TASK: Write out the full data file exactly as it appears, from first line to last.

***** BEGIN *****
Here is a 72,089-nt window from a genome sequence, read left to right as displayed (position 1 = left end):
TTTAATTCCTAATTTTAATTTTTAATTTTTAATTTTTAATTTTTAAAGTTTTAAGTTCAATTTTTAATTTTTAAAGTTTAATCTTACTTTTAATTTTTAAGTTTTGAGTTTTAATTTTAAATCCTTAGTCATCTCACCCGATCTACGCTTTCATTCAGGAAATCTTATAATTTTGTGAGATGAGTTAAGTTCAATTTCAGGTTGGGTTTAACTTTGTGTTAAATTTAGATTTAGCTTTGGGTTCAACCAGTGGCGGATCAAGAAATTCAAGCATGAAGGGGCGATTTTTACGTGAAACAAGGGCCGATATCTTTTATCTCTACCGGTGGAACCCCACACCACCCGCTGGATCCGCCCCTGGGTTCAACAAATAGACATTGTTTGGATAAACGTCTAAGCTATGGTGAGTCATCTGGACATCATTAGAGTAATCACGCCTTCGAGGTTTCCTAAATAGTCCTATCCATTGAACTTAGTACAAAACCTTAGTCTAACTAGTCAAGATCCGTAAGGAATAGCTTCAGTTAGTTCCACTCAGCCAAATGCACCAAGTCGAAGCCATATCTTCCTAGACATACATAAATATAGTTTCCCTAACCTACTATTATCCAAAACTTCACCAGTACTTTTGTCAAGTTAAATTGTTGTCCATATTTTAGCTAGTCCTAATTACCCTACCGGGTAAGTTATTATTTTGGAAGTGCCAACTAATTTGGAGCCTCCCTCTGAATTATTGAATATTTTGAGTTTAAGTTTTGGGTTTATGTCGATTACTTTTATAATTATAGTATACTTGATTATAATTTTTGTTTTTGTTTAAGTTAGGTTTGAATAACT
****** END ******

Here is a 72,089-nt window from a genome sequence, read left to right as displayed (position 1 = left end):
TTTAATTCCTAATTTTAATTTTTAATTTTTAATTTTTAATTTTTAAAGTTTTAAGTTCAATTTTTAATTTTTAAAGTTTAATCTTACTTTTAATTTTTAAGTTTTGAGTTTTAATTTTAAATCCTTAGTCATCTCACCCGATCTACGCTTTCATTCAGGAAATCTTATAATTTTGTGAGATGAGTTAAGTTCAATTTCAGGTTGGGTTTAACTTTGTGTTAAATTTAGATTTAGCTTTGGGTTCAACCAGTGGCGGATCAAGAAATTCAAGCATGAAGGGGCGATTTTTACGTGAAACAAGGGCCGATATCTTTTATCTCTACCGGTGGAACCCCACACCACCCGCTGGATCCGCCCCTGGGTTCAACAAATAGACATTGTTTGGATAAACGTCTAAGCTATGGTGAGTCATCTGGACATCATTAGAGTAATCACGCCTTCGAGGTTTCCTAAATAGTCCTATCCATTGAACTTAGTACAAAACCTTAGTCTAACTAGTCAAGATCCGTAAGGAATAGCTTCAGTTAGTTCCACTCAGCCAAATGCACCAAGTCGAAGCCATATCTTCCTAGACATACATAAATATAGTTTCCCTAACCTACTATTATCCAAAACTTCACCAGTACTTTTGTCAAGTTAAATTGTTGTCCATATTTTAGCTAGTCCTAATTACCCTACCGGGTAAGTTATTATTTTGGAAGTGCCAACTAATTTGGAGCCTCCCTCTGAATTATTGAATATTTTGAGTTTAAGTTTTGGGTTTATGTCGATTACTTTTATAATTATAGTATACTTGATTATAATTTTTGTTTTTGTTTAAGTTAGGTTTGAATAACT